The Bakersfield Californian from Bakersfield, California on October 18, 1944 · Page 14
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The Bakersfield Californian from Bakersfield, California · Page 14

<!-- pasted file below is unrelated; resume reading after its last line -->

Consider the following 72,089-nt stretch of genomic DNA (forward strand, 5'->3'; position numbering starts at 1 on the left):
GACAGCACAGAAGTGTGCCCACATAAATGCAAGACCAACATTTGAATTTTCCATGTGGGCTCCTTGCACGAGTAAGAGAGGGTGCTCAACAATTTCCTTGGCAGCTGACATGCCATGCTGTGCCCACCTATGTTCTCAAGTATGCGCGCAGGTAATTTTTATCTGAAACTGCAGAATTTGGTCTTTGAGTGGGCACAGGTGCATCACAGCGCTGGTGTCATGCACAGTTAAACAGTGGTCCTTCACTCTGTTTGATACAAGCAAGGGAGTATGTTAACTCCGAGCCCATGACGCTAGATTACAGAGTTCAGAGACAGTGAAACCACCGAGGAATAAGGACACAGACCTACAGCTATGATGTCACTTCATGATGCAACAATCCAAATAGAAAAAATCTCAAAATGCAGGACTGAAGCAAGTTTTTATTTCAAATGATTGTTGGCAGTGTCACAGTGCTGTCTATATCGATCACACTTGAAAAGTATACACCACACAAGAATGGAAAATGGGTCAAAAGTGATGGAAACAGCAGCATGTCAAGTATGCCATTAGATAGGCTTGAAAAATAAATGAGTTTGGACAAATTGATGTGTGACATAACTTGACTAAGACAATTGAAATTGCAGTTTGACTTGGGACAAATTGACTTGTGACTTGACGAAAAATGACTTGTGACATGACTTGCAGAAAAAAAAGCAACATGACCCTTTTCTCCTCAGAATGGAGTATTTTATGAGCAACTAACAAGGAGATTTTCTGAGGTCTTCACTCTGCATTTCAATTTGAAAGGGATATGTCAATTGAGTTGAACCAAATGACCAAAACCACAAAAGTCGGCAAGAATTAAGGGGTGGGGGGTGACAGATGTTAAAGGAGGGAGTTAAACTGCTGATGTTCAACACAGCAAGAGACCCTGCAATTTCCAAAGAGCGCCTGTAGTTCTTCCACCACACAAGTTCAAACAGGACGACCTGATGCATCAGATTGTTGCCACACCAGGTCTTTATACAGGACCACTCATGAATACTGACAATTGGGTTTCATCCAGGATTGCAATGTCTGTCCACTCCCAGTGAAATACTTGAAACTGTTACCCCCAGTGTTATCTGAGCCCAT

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Wsdnesdoy, October 18, 1944 Cbttonal $age of Cfjc JBafeerstfielb Caitforman ALFRED HAHRELL • DITOI AND PCBLItntl Knttnd In post office «t Bckenflrid, California, as second clan mall under <ha act nf CnngreBa March 3. 1179. MEMBER OF THE ASSOCIATED PRESS Th« Associated Press tu exclusively entitled to the use for publication of all news dlspatchea credited »o !• or not otherwise credited In this paper, »nd also tn» local news published lharein. REPRES ENTAT1VES West-Holiday Co.. Inc. New York, Chicago, San Francisco. Los Angeles, Seattle, Portland, Denver WASHINGTON. D. C., BUREAU The Baskln Service. Washington, D. C. SIXTH DRIVE COMING S o LONG as there is a war on llic people will not be through meeting their obligations to the government in support thereof. We arc reminded of that by the announcement of Chairman Will and his associates thai the Sixth War Bond drive will begin on November 20 and continue until December 10, during which period it is hoped to sell bonds in the amount of $15,000,000.000. 11 is essential that the nation-wide campaign reach a successful conclusion. We may recognize that we are nearing the end of the European phase of the war, but even so there is mounting expense in connection therewith and when victory comes in that area we still have the problem on our hands of reducing the Japanese and placing them in a position where they will never be able to repeat what they have done in thrusting on the world. Every citizen should have it in mind that there must be popular support if the coming campaign is to succeed—and it must succeed in order to enable the government to meel its obligations in this crisis. And since we know the date for the beginning of the campaign it is timely now for potential investors to arrange their finances so as to do their part in the activity that is to ensue. The organization as it exists throughout this county is an admirable one. The workers very largely include those who have been successful in former drives and their experience will be most helpful in the campaign that is now scheduled. And in the meantime, within the city and without, another drive continues having for its goal the creation of a fund of $120,000, Kern's quota in the United War Chest campaign. According to latest figures, more than a quarter of the sum is yet to be subscribed and it is one that calls for active popular support and co-operation with the committee in charge. These War Chest workers are designated by Dr. Frederick Woellner of the University of California at Los Angeles as "the salt of the earth" and the persons who render aid in the drive as "those who give savor and flavor to existence and bring out the best in other people." That thought will be emphasized in the minds of many citizens as they join in aiding to meet the obligation that rests upon this community. All these demands place a considerable burden upon the people but none comparable to that which the populations in other nations are facing and whose problems cannot be solved without assistance from their neighbors. TANTALUM fTUNTALUM, the fabulous new metal, so X named because up until recent times it was exceedingly difficult to obtain, is now being used to effect one of the modern miracles of war surgery. This blue-gray metal, three times heavier than lead, yet so ductile that threads of almost invisible fineness may be drawn from it, has become the perfect element in surgery for it is entirely inert and docs not corrode nor does it irritate any kind of flesh or tissue. As a matter of fact, flesh and tissue cling readily to tantalum, which is never a source of irritation. Wires of tantalum, used as threads to sew up wounds, are so tine as to leave no scar tissue. These wires may also be used to sew together severed nerves which may be protected through the use of cull's made of the same metal. Tantalum is used in modern surgery to make facial restorations—to form a pliable base for skin and tissue. Ears may be restored through its use, even faces and, in one instance, a man was given a stomach wall composed of tantalum. Many metals used for surgical purposes are avoided by tissue and may cause irritation and may corrode, but not so tantalum, which was originally used surgically by Doctors John C. Burch and John Carney at Vanderbilt University. Most of the new metal is flown here from Brazil. Recently deposits were discovered in our own Black Hills country. ASSURANCE NEEDED F RIENDS of the Fourth term would very materially strengthen that movement through authoritative assurance thai some vacancies would be created in the Washington government which would permit the appointment of sturdy Americans. For instance, it has not been so long since Harry Hopkins published an article in the American-Magazine in which he voiced the opinion that "we should not be permitted to under- take a journey or make a long distance telephone call or send a telegram without giving evidence of the necessity. The government will determine the kind of food, clothing, housing and business which we shall have, affecting every detail of our daily lives." Of course it was easy for Mr. Hopkins to say that. He was a guest at the White House during a long period ami he and Mr. Ickcs and Mr. Wallace and Hex Tugwell were spokesmen for the administration. But we arc less concerned with what they did and said in the years gone by than with what they may do and say in the years ahead of us, and we have every reason to believe that if a Fourth term follows the Third term all these men will occupy places of importance, yes, of responsibility, in the Federal government. Wouldn't it be good if the highest authority in the country were to advise the American people that if this administration is perpetuated men such as those mentioned will have no part in formulating or directing policies which are wholly at variance with the American way of life? Emphasizing this point, a little less than a year ago Mr. Ickcs filled 21 important executive posls. lie was National Fish Director, Chairman of the Migratory Bird Conservation Commission, Federal Coal Mine Administrator and Petroleum Administrator for War. The he became Oil Co-ordinator, whereat he modestly said: "I am not an oil man and I do nobknow a thing about the oil business." So, again, it would be heartening if we could be assured of some changes in important -governmental positions if the Fourth term movement is endorsed by people in November. DITIONARY FORCE IN BELGIUM, Oct. 10. (Delayed) (JB—Civilians near he German frontier cannot under- land why the American Army isn't is ruthless with the German popti- ace as the Nazis were with the clti- leris of adjoining countries when Tiller was in his heyday. Typical Is the Lardinois family in he little Belgian village of Aiibel. Two of MS stopped at their little -onfectlonery for some pastry. They nslsted that we stay for lunch,and he table -was spread with real Belgian hospitality—which is equal to my in the world. After the dishes had been cleared, itir hostess, Madame Joseph Lardl- lois, told us why she nml her three Children—Jean. 24, Marthe, 21, and Marie Jose, 20—will always hate the \nzfs. Joseph Lardinois was a prosperous vholesale grocer In 1!MO when the "lorman army crashed across the 'rontior. lie bundled the family nto their car and started toward Brussels. Beyond Liege the column of refuges was attacked by 40 Nazi planes. "They came down and strafed us, Betting the car ahead and the car us on fire. My husband lalted our oar then and helped me mil the children to a ditch where vp stretched out to escape the fly- tit; bullets. "Four times the planes came bnck mil strafed the long line of scre-aru- ng and frightened refugees who wore huddled together like sheep ler.inse there was nothing else they The third time LOW COST HOUSING O F VITAL importance to liakerslield and Kern County is the activity under the guidance of the Kern County Chamber of Commerce and having to do with low cost housing, largely in agricultural and rural areas. We are reminded of the pressing necessity of making progress in this movement by the recent request of some 100 governmental employes located temporarily at the Airport and who are in training in important work in behalf of the war effort. Most of those men, some of them with families, have been unable to locate themselves within the municipal area or its environs and the anticipated need of providing more housing is visioned by all who have investigated the situation and realize what must be during these hectic days and in the postwar period. There is no reason why a community as wealthy as this cannot finance this activity and the Chamber of Commerce and other agencies will do a valued work for the community if it points the way to a solution of the housing problem for today and later. RANDOM NOTES Literature is being widely disseminated in the effort to heighten support of Proposition No. 11 on the ballot. Among other things, it is stated in a pamphlet that "abundance is within our grasp" if we endorse the amendment which would give "as a matter of right" all citizens of California past 60 years of age and all totally disabled citizens, regardless of age, a guaranteed minimum annuity of $00 per month. A correspondent directs the attention of this paper to the fact that if the proposal is adopted the 2V£ per cent retail sales tax as now collected would be eliminated. That is true, a contrary statement being in error, but the revenue now created by such tax would still be raised by other taxation to meet the needs of the commonwealth. Funds from the new 3 per cent tax which would be levied would go directly to those over GO years of age whether they need it or not. Any curtailment of present revenues would not mean that such revenue would not be collected from the public in some manner other than by the sales tax. But elimination of the sales tax would not be in agreement wtih the sentiment of the people of the state who realize that it places a burden upon all consumers in proportion to what they buy. The literature now being distributed by the Townscnd clubs rightly says, in discussing the proposed amendment: "We approach the crossroads." We certainly do for if this amendment is adopted it will create an additional expenditure, placing a burden upon 1)0 per cent of the taxpayers, many of whom find difficulty now in meeting the obligations to government, federal, slate and local. And it may be added that the 3 per cent on gross receipts is not the maximum tax thai may be levied. If the sum so created does not provide $60 for everybody over GO, Ihe rate may be increased to 5 per cent on gross receipts. It is not proposed to reduce expenditures through this amendment and the funds that are now created by the sales tax would have to be raised by some other form of taxation. How else can the slate meet its obligations? And the amendment would create an additional one. TLe W ar By HAL. BOYLE I "You Americans are too easy with WITH THE AMERICAN EXPE- I t - ne tlermans now. You really don't know them. You will live to regret your kindness." Along the border they hold their hates. could do. struck my Millets." M-irthe silently husband with three brought out n neatly pressed vest. Holes showed .he path of the bullets. "My husband, although both of lii.s lungs were punctured, got to his !-t and tried to help us back into the car when the planes left." Madame Lardinois continued. "\\"e managed to get to the next town mil tried to obtain medical aid but I here were scores of wounded and it was six hours before a doctor treated him. But it was hopeless uiyway. He was too badly wounded to live." She paused. "There were many terrible sights that day. Much as I grieve for my husband I feel sorrier still for one .'ding mother who tried to run to safety with her baby in her arms. One bullet struck her child in the head and scattered its brains all over her. I will never forget the sounds that that young woman made." There was nothing we could say. \Vhen we turned to go a little later Marie Jose looked at us gravely and By WILLIAM B. DICKINSON Unite'l Press War Correspondent AX ADVANCED ALLIED BASE IN NE\V GUINEA, Oct. 1C.—In a series of savage smashes against Jap whipping from Ambon to the Philippines the fumed Black Bat Squadron has just eclipsed all previous records for shipping sunk or damaged. A number of air crews of this squadron today are enjoying brief leave from this base after a five- weeks tour of duty in which during seven missions apiece, each definitely sank 104,500 tons of enemy shipping and heavily damaged OL'.OuO tons more. The streak began September 1 and continued through October 4. The high scorer was Lieutenant (j. g.) "William (Wild Bill) Sumpter, whose wife lives at (704 East Nineteenth street) National City, Calif. Sumpter, a former navy enlisted men who has been in the southwest Pacific area lu months, sank 14 Jap ships including a cruiser and damaged 2 more for a total of 38,000 tons. His plane has never been hit despite fierce anti-aircraft fire encountered on several occasions—notably when lie made 17 runs with all guns blazing buck and forth across a Jap cruiser which his bombs had mortally wounded on his first run. He repeatedly took his slow Catalina over the cruiser so low the Jap gunners Id-came confused and were unable to hit him. The squadron's best night was September ~o. bumpier found two destroyer escorts and a seaplane tied together in Davao gulf and laid two SOU-pound bombs and two 100-pound- ers squarely on the three ships. Then he watched them burn and sink. The same night Lieutenant-Commander F. P, Anderson,, Stockholm, Maine, an Annapolis graduate whose wife lives at Coronado, Calif., got a 10,500-ton tanker off Kendari and Lieutenant (j. g.) William K. Polk of South Carolina, sank a 3000-ton freighter. Anderson, Sumpter and all the rest swear by Catalinas for such night work. They say the Jap night fighters never are able to locate them. Catalinas carry no bombsights because they knack at such low level the sights would be useless. "We drop bombs by what's called 'seaman's eye,' which just means wo come down at them and let go when we are so close we can't miss. We use bombs with delayed fuses so we can get out of range of the explosions." From the Files of TKe Californian TKN YEARS AGO (The Californian, this date. 1934) Headlines: Storm Brings .20 Inch of Rain to City. A burglar who is no/respecter of official rank last night chose the residence of Supervisor Charles W. Wimrner lor a raiding expedition, escaping with valuables worth more than $200. The new unit of Jefferson School will be officially accepted at dedication exercises Friday ntgtht. The engagement of Miss Neville Pyles to Harry Tibbett was announced last evening. Guy .laggard addressed members of the International section of A. A. U. W. last night at the home of Miss Hazel Jordan. Harold Landson, 11, will apeak Friday night for Congregation B'nai Jacob. N ews ike N ews -(By PAUL, MALLOW- TWENTY YEARS AGO (The Culifornian. this date. I0i4) Miss Mabel Nash is opening a new store at luL'B Nineteenth street Monday night. A large number of parishoners attended a reception Friday night at First Methodist Church in welcome to the Reverend and Mrs. J. M. Barnhart. Women's Athletic Association was formed by local junior college girls yesterday afternoon with Miss Jessie Winn acting as chairman. Payroll checks valued at $96 were stolen from a Mexican employe of Southern Pacific Company at Caliente yesterday. Six-year-old Harry Hicks injured his left hand when playing with a powder cap yesterday. Leigh H. Irvine left last night for San Francisco to attend a meeting of California Exhibitor's Association of which he is vice-president. VV a sking £011 Oolinw.ii (By PETEK EUSON)To get proper perspective and understandable parallel ou the newly proposed Dumbarton Oaks charter for a United Nations organization to maintain peace and security, you have to go back into your history books to the days when the United States Constiution was first drafted and finally adopted after much bickering, compromising and internal argument among the several states. The Constitution wasn't a perfect document, and neither is this first draft of the proposed United Nations charter. But the charter draft is a start, and it deserves a chance. "The federal convention which was assembled for the purpose of making a nation out of the 13 associated states," suys W. E. Woodward in ills new American history, "was the culmination of a spontaneous movement which had been gathering strength for years. So the delegates . . , proceeded to devise a new system of government." Similarly, the movement for a United Nations organization has been gaining strength for years, and so too the delegates have proceeded to devise a new system of international security. "As all the meetings of the convention were held behind closed doors," Woodward continues, "with the delegates pledged to secrecy, very few people outside the convention hall knew what was really going on. In the end, when the doors were opened and the beaming delegates announced a new constitution, there was considerable surprise throughout the laud, to say the least. "Most extraordinary measures were taken to prevent publicity. The aged Benjamin Franklin was somewhat garrulous at dinner parties. In fear that he would blab out an account of the doings of the convention, the delegates had a closemouthed member accompany Franklin to the evening gatherings, so that the old man's elbow might be gently nudged when he became too talkative." All this has a certain familiarity with the background of Dumbarton Oaks—the secrecy, military police at the gate and some member as yet unidenitfied who was garrulous— and without an elbow-nudger to prevent leaks of American, British, Russian and Chinese plans. But now that the beaming delegates to the four-power conference have announced their finished work after seven weeks, there is no doubt surprise throughout the land. "In mid-Sepetmber, 1787," says Woodward, "the federal convention adjourned after having been in session four months. The Constitution was completed. Thirty-nine gentlemen in knee breeches, silk stockings and ruffled shirts signed the document one by one and stood around in leave - taking conversational groups, bowing ceremoniously and sniffing pinches of snuff from tiny boxes of gold and enamel. The next duty was to 'sell' the Constitution to the American peoijle. It was not an easy job." THIRTY YEARS AGO (The California!!, this date. 1914) King Ferdinand and Queen Marie are now rulers of Rumania. It is unofficially announced that a Japanese cruiser was Blink by a mine in Klao Chow Bay, October 7. Miss Maude Metoalf entertained Boys' Club of St. Paul's Episcopal Church Saturday evening. Miss Laura McManus of Rhode Island is a visitor in the home of Mr. and Mrs. T. B. McManus. D. S. Weir and family arrived in Bakersfield yesterday from Fresno and are guests of Mrs. Kitty Wells. Edwin Alexander, now in Chicago, has written The Californian a letter describing eastern sports. George Haberfelde is now sole owner of the Ford Agency, having bought the interest owned by E. Allen. FORTY YEARS AGO (The Califoniiun, this date. 1904) Miss Hazel Fox and A. P. G. Kanler were married by the Rev. W. M. Collins. Miss Rose Barling acted as bride's maid and A. W. Mason as best man. "Helen Keller day" will be observed at the World's Fair grounds in St. Louis today. Prominent educators in deaf, dumb and blind schools in all parts of the United States will participate. A large number of young men met last night to organize the Twentieth Century Club. The object is social. Directors include Emmett Hayes, Herman Efker, Howard Cravath, Eli May, Tracy Baker, Claude Lander and Frank Guernsey. FIFTY YEARS AGO (The Cttlifornian. this date. 1894) There will be 4500 names on the new great register when it closes. The report that diphtheria has broken out is a false rumor, A bunch of bananas grown at Greenfield ranch is on exhibition at Land Company building. WASHINGTON, Oct. 18.—Daring without judgment Is required to predict the outcome of this election. Even the polls seem to be giving it up. The eminent Doctor Gallup, who has never te,en at a loss for an aswer, has this one. His October 15 forecast, with the day of reckoning three weeks off, warned that he always expected 4 per cent of error and then allocated 19 states with almost half the electoral votes (252) into the "probable error" classification. In short, nearly half his states are doubtful. Beyond this abnormal civilian doubt there are two other factors which make the i lection practically impossible to forecast. There are 8,000,000 men and women of voting eligibility away from home in the services and at least 4,000,000 of these are expected to vote. It would be against the law for anyone to poll these votes. From what I hear inside, they are being split evenly between Roosevelt and Dewey, and not being cast in bulk for either side. In both army and navy (particularly navy) where career men rely on political appointments for advancement, the votes are going to Mr. Roosevelt. A regular might ruin his chance for promotion if it became known among his superiors that he voted against their wishes. Reserves from civilian life and a good number of the enlisted and drafted men, however, are voting for Dewey as fast as they can—and openly. But this service vote is not only an unpollable influence for advance guessing, it may not permit the out come of the election to be known for some weeks after election day. Eleven states have deferred the count of these ballots. Most important is doubtful, vital Pennsylvania where the military count will not be begun until November 22, two weeks after civilian voting. As more than 650,000 mil! tary ballots are to be counted in Pennsylvania, it is conceivable that the state could remain doubtful until .hey are totaled. Roosevelt carried it ay only" 281,000 four years ago.) California Is to start counting the military vote November 24; Colorado, November 22; Delaware and Missouri, November 9; Florida, November 7-17; Nebraska, November 8-13 (but not make public the result xmtil December 6.); Rhode Island, December 5; Washington, November 13-17; Utah, November J2; North Dakota, November 25-December 3. Under this arrangement, fixed by state laws, it is possible no one will know who Is elected president November 7 until nearly a month later, December 5. • The theory of these states, in delaying the soldier count, was that men at remote fronts should have plenty of time to get their vote| in. Actually these and other states got their ballots out so early, the delay seems to have been unnecessary, Pennsylvania, for Instance, sent her ballots out August 15, allowing* 100 days before return. The second factor which makes the election extremely difficult to guage is the continuous fluctuation of war populations. California and other west coast centers have been losing many thousands a week for the last few months. These people are seeking permanent peacetime jobs, and may be going back home (largely midwestern and south.) Will they register? Will they vote? Will those remaining in war centers overthrow the normal partisanship of those state (southerners, for Instance, in Michigan?) How can anyone weight these influences accurately? If you average out all these enlpr- mas and calculate reasonable expec- tlons. you will give a slight edge to Mr. Roosevelt, but a better-chance- thnn-Willkie-had to Dewey. Mr. election advice is this: Wait this year until the votes are counted. (World copyrlirht. 1944, by Kins Features Hyn- rtlcat.-. Inc. All rlBhta reserved. Reproduction In full or in girt strictly prohibited.) Hollywood Column -(By ERSKINE JOHNSON)- NBA Service Staff Correspondent It is about time to launch another sensational campaign in Hollywood. Our last crusade—against movie pests who crunch on peanut brittle during Hedy Lamarr's love scenes— didn't do so well. So today Johnson launches campaign No. 52X, series B. We want the Academy of Motion Picture Arts and Sciences to award an Oscar with cauliflower ears and a hunk of adhesive tape on his nose for Hollywood's most outstanding amateur fighter of the year. The movie heroes, most.of them left 4-F by their draft boards, deserve some kind of recognition, we think. There's nothing new about Holly- woodites taking pokes at each other, of course, but 1944 certainly will go Well, in mid-October, 1944, the stockings are not silk, but rayon, the trousers are full length but have no cuffs, the shirts have taken a beating in wartime laundries, and a shot of war-quality whisky or vodka, replaces the snuff. But "selling" ther United Nations charter to the people and government of the world is still not an easy job. It took nine months for nine states to ratify the Constitution and it was two years moi*e before Rhode Island, under threat of economic sanctions, was brought into line. While the issue was before the country, Alexander Hamilton, James Madison and John Jay wrote a series of 94 newspaper articles under the pen-name of "Publius" explaining the Constitution. Reprinted later as "The Federalist" these papers rank as one of the clearest and most forceful expositions of constitutional government ever written. Maybe what's needed now is another Federalist, another Publius, to explain what the United Nations charter is all about and sell it to the American Congress and the American people. nine si ions and Answers -(By THE HASKIN SERVICE)Q. Is there a battleship named U. S. S. Maine in honor of the one sunk in Havana Harbor?—M. D. K. A. The U. S. S. Maine (Battleship No. 10) was named for the state of Maine and the old battleship Maine. Authorized in 1898, she. was sold January 26, 1922, and was rendered incapable of further warlike service December 17, 1923. The U. S. S. Maine (Battleship No. b'9) was ordered September 9, 1940. She is one of the Montana class of super- battleships. Q. What was the proportion of British troops to American in the invasion of France on D-Day?— S. M. L. A. In relation to the United States troops the British bore a proportion of two to three in personnel, and four to five and one-half in combat divisions. « Q. Has cotton been used In the construction of roads?—E. N. D. A. Cotton roads have been built in various sections of the country to try out specially woven cotton mesh as a reinforcement,for asphalt highways. Q. How old were the Siamese twins, Chang and Eng, when they died?—O. N. C. A. The twins died In 1874 at the age of J3. Eng was the name of the twin on the right as they faced the spectator, Chang was on the left. Q. How did the Nissen hut get its name?—W. R. L. A. The hut is so named because It was made originally by the Nissen Company of Great Britain. Q. What amount of money did Andrew Carnegie leave iji his will to William Howard Taft?—L. L. A. A. The will of Andrew Carnegie provided an annuity of 410,000 to Mr. Taft as a token of personal friendship. The bequest had no relation to Mr. Taft's official position. In 1919, when Carnegie died, Taft was teaching law at Yale University. Q.What is the accident death rate In the various forms of modern travel?—K. D. J. A. The death rate per 100,000,000 passenger miles is as follows: Railroad passenger trains, 2.»i; regularly scheduled airplane. 1.8; bus, 1.7; motor vehicle, passenger car and taxi, 4.4. Q. In what direction do the stars move in the southern hemisphere?— L. B. Y. A. In the southern hemisphere the stars appear to move around the celestial polo In the same direction as the hands of a clock. In the northern hemisphere the motion is counterclockwise. Q. When did the United States recognize Soviet Russia?—L. V. L. A. The United States accorded recognition to Soviet Russia In November, 1933. . Q. Where is Phantom Canon highway?—O. 'C. B. A. This highway Is between Canon City and Cripple Creek In Colorado. Chris Wirth is from Kernville. a visitor today Three hundred tons of asphalt are being shipped east this week by Standard Asphalt Company from mines in this area. W. E, Deacon has returned from Indiana where he has been rustling up futui'e citizens for Kern county. The jail is overrun with hoboes. There are swarms of them. down in the history books the year it became fashionable with such big social events as the Battle of Turhan Bey and the Jon Hall Massacre. It was the year the movie profiles took each other with a grain of assault, and Hollywood's theme song became "Swinging on a Star." Nobody thought it was funny but most of the amateur sluggers were left in stitches. Formal party invitations started carrying the P. S., "Please bring your own boxing gloves," and the sunset strip night clubs discarded floor shows and put up neon signs reading, "Amateur Fights Tonight." Of course, there must be rules for our cauliflower-eared Oscar. We may even have to call in the California state boxing commission to Insure fair play Tommy Dorsey, for example, may be disqualified. A flower pot and a knife, according to witnesses, were featured props in the Hall- Dorsey-Pat Dane balcony free-for- all and carving bee. The academy, being a very dignified organization, must insist on fists only. Or eight- ounce gloves. If the contestants can control themselves long ertough to don the leather mittens, a referee (Will Hays) and seconds must be naYned. The battlers' agents will second and will collect every tenth blow. They get 10 per cent of everything else. To qualify for our new Oscar, all battlers must first weigh in with the state boxing commission. We don't want any bullies tackling little punks or vice versa. Weights of toupees and makeup will be deducted. Just in case the glamor girls enter the frays, as Jon Hall claims Pat Dane did, there will be a special set of rules for them. We haven't worked these out yet, but clawing, scratching, kicking and hair pulling will be barred. Also unlady-like words and powder puff smoke screens. If the boys still haven't had enough by the time friends or headwaiters separate them, the academy will arrange a rematch. These will be held at the Hollywood ball park. The public will be charged $4.40 a seat and the entire gate will go to the motion picture relief fund. If the boys insist on fighting, let'« give 'em something to fight for. All decisions of the academy's board of directors will be final. And if anyone else calls us up and says "I know all about the Dorsey battle—I was there," we're going to slug somebody. Everybody In Hollywood except' my friend, Fllcka, it seems like, was on that balcony. Copyright. 1944, NEA Service, Inc. A THOtGHT FOR TODAY That the slayer that killeth any person unawares and unwittingly may flee thither: and they shall be your refuge from the avenger of blood. — Joshua 20:3. • » • Forbear to judge, for we are sinners all.—Shakespeare. 1 lie Readers 7 Point of View « A muler ran «t( the n aswer to any duration of fa t If writing The llakenfidd CallforntaD Information Uureau, 316 Kj'« Hired, N. t,'.. Washington. 2 D. C. 1'leau «nclo»e three (31 aenU for reply. STATE RACING Editor The Californian: I notice that the California Racing Board has authorized Santa Anita and Bay Meadows to operate races for stated periods and I am indeed pleased to hear it. The war must be over and the military leaders just don't want to announce it too far ahead of Christmas or next Easter, for sentimental reasons, or else they must consider it information that may give aid and comfort to the enemy. If we have time for racing, then it is unnecessary that we bother with blood donor periods and Red Cross work, and if racing plants can find so much labor, I don't think it's true that workers are needed in war plants. All this talk about travel priorities and train seat difficulties must be hogwash if horses can be shipped up and down the coast with such facility. The war fronts must have plenty of gasoline if so much is available for people to drive out to tracks to see the bangtails throw dirt in each other's faces. If these conditions prevail, and the racing board apparently thinks so, then my little children are not going to scour the neighborhoods and wear themselves out gathering scrap paper and selling and buying war stamps and bonds. Millions of dollars must be available to wager on the races and the government must not need this money, if it is used to bet on horses and enrich bookies and race form publishers and other Individuals of high economic priority. I doubt If the current war chest needs are to be regarded highly, if there is BO little call for money and time and materials to assist the needy in the world. I am pleased to hear that the races have come back; human misery and want and death and disease must be indeed on the wane, if the races can occupy HO much that otherwise could be used to alleviate some of it. FARMER. ON NO. 12 Editor The Californian For years I have been associated with the movement which has been climaxed by the placing on the ballot of the "Right to Work" amendment to the State Constitution, titled as Proposition 12. While the petitions to secure the 180,000 signatures necessary to qualify this measure for the ballot were being circulated—hundreds of voters in Kern county indicated their interest in signing. We felt then, and we just as strongly feel now, that this proposed amendment to the Constitution will go far toward correcting a situation, which is unfair -to the employe. We strongly feel that "every person has the right to work," and this language is incorporated in the opening sentence of the amendment. This should not be considered as an anti-labor measure, but rather as a measure which will return control of the unions to their membership so workers can unite in repudiating those leaders who insist that every worker must join a union before he can hold a job. This measure does not restrict collective bargaining, but reaffirms that right, while permitting individual independence for each worker. The families of the thousands of Kern county boys and girls, now serving In the armed forces, are particularly interested in the passage of this measure. When these young people return to their homes, they certainly have the right to join a labor union, if they choose, but they should not be compelled to join anything as the price of holding a job. I am personally convinced that the public generally does not want more of the Camp Roberta and Inyo-Kern racketeering—that the people of Kern county do not wish to pay tribute in any form to the labor bosses who live in San Francisco, Seattle, Kansas City, or New York. Finally, when the war ends, hundreds of thousands of good Call- fornians will be compelled to change jobs. We owe it to them and to ourselves to make that process as simple as possible. They must have every protection to enable them to seek peacetime employment—they must not be denied the right to work, because "the union will hot take any more members", The use of the columns of your good paper for this letter will be greatly appreciated by all those who say "Vote Yes on 12". Sincerely yours, A KERN COUNTY VOTER. PEARL HARBOR Editor The Californian: I do not claim to have a very good memory, but there are some thing* which have been written indelibly upon my mind, and one of them la "Pearl Harbor." I shall never forget the unnecessary slaughter of our soldiers and civilians at that time; although some people seem to have forgotten, and are willing to vote for the same commander-ln-chief. We have never been given any good explanation of why this terrible thing was allowed to happen. Klmmel and Short were made the "scapegoats" for a time but now it seems they are not going to be allowed to tell what they know. If anyone is In doubt that Washington was warned that Hawaii would be attacked he should read Jeanette Rankin's article in the Congressional Record and then the magazine articles she refers you to. A copy of that Congressional Record Is in the main public library. H. C. D. FROM CALIFORNIAN Editor The Californian: I have two points to make In this letter and the first about dogs. 1 can agree wholeheartedly with a "Dog Lover" in this evening's paper. Having lost a beloved pet under the wheels of a careless driver I can speak with feeling. Our dog was on private property when she wa« struck and left to die. It was harder to take because the driver knew she was our pet and yet drove on and left her for us to find next day wh%n we began to worry about her absence. Although we have another pup for our boys we still miss Trixie. My second point Is about people from Oklahoma. I am not a native of California but have enjoyed living here 10 years—good and bad times—so It burns me up when outsiders gripe about the state, its people, climate and prices and yet are glad to pocket the good-sized pay checks. My opinion Is that if a person doesn't like California and California people he should go back to his own state and take what It offers him. I'd like the defender of "Okies" to have a few of the expert- ences that I and friends of mine have had with them. Maybe the good Oklahomans stay home. A CALIFORNIAN BY CHOICE.